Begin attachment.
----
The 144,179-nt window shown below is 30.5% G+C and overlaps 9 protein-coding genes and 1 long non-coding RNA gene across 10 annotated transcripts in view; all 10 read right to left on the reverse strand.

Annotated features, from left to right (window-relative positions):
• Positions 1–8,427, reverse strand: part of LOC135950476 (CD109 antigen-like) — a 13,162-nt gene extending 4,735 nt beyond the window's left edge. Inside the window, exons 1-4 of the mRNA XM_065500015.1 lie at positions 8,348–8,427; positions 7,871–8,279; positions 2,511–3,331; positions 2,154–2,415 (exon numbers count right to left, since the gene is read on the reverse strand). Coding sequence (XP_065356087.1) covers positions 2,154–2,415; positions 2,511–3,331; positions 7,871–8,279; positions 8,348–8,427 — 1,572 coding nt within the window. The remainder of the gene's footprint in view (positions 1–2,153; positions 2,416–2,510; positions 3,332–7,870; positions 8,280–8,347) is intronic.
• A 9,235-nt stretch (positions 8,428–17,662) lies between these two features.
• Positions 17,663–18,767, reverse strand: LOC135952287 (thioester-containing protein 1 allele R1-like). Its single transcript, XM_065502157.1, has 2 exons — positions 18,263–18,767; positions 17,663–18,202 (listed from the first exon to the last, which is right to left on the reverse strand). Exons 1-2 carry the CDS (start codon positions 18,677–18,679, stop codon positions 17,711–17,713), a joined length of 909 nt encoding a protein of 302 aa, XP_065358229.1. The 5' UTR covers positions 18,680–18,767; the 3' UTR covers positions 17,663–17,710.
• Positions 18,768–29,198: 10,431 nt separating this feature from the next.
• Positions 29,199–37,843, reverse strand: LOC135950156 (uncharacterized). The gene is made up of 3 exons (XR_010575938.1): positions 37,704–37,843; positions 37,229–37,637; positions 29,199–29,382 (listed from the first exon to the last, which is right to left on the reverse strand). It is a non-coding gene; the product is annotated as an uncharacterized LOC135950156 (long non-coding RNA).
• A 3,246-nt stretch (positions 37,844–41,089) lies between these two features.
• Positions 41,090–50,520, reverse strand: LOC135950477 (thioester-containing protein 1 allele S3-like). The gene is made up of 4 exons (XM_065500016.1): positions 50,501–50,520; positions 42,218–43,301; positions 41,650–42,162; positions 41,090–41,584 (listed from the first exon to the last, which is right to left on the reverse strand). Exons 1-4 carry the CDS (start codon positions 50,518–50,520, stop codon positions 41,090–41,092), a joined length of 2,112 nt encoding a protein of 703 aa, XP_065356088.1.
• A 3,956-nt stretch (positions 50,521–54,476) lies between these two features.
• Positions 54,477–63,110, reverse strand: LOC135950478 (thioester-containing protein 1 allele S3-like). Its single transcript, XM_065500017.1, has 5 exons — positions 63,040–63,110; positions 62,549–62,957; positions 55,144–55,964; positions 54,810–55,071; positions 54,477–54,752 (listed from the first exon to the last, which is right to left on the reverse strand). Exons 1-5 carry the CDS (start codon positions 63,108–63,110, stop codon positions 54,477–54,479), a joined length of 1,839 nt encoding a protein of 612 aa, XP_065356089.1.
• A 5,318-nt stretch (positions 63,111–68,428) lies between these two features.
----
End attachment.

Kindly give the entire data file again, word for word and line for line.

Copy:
The 144,179-nt window shown below is 30.5% G+C and overlaps 9 protein-coding genes and 1 long non-coding RNA gene across 10 annotated transcripts in view; all 10 read right to left on the reverse strand.

Annotated features, from left to right (window-relative positions):
• Positions 1–8,427, reverse strand: part of LOC135950476 (CD109 antigen-like) — a 13,162-nt gene extending 4,735 nt beyond the window's left edge. Inside the window, exons 1-4 of the mRNA XM_065500015.1 lie at positions 8,348–8,427; positions 7,871–8,279; positions 2,511–3,331; positions 2,154–2,415 (exon numbers count right to left, since the gene is read on the reverse strand). Coding sequence (XP_065356087.1) covers positions 2,154–2,415; positions 2,511–3,331; positions 7,871–8,279; positions 8,348–8,427 — 1,572 coding nt within the window. The remainder of the gene's footprint in view (positions 1–2,153; positions 2,416–2,510; positions 3,332–7,870; positions 8,280–8,347) is intronic.
• A 9,235-nt stretch (positions 8,428–17,662) lies between these two features.
• Positions 17,663–18,767, reverse strand: LOC135952287 (thioester-containing protein 1 allele R1-like). Its single transcript, XM_065502157.1, has 2 exons — positions 18,263–18,767; positions 17,663–18,202 (listed from the first exon to the last, which is right to left on the reverse strand). Exons 1-2 carry the CDS (start codon positions 18,677–18,679, stop codon positions 17,711–17,713), a joined length of 909 nt encoding a protein of 302 aa, XP_065358229.1. The 5' UTR covers positions 18,680–18,767; the 3' UTR covers positions 17,663–17,710.
• Positions 18,768–29,198: 10,431 nt separating this feature from the next.
• Positions 29,199–37,843, reverse strand: LOC135950156 (uncharacterized). The gene is made up of 3 exons (XR_010575938.1): positions 37,704–37,843; positions 37,229–37,637; positions 29,199–29,382 (listed from the first exon to the last, which is right to left on the reverse strand). It is a non-coding gene; the product is annotated as an uncharacterized LOC135950156 (long non-coding RNA).
• A 3,246-nt stretch (positions 37,844–41,089) lies between these two features.
• Positions 41,090–50,520, reverse strand: LOC135950477 (thioester-containing protein 1 allele S3-like). The gene is made up of 4 exons (XM_065500016.1): positions 50,501–50,520; positions 42,218–43,301; positions 41,650–42,162; positions 41,090–41,584 (listed from the first exon to the last, which is right to left on the reverse strand). Exons 1-4 carry the CDS (start codon positions 50,518–50,520, stop codon positions 41,090–41,092), a joined length of 2,112 nt encoding a protein of 703 aa, XP_065356088.1.
• A 3,956-nt stretch (positions 50,521–54,476) lies between these two features.
• Positions 54,477–63,110, reverse strand: LOC135950478 (thioester-containing protein 1 allele S3-like). Its single transcript, XM_065500017.1, has 5 exons — positions 63,040–63,110; positions 62,549–62,957; positions 55,144–55,964; positions 54,810–55,071; positions 54,477–54,752 (listed from the first exon to the last, which is right to left on the reverse strand). Exons 1-5 carry the CDS (start codon positions 63,108–63,110, stop codon positions 54,477–54,479), a joined length of 1,839 nt encoding a protein of 612 aa, XP_065356089.1.
• A 5,318-nt stretch (positions 63,111–68,428) lies between these two features.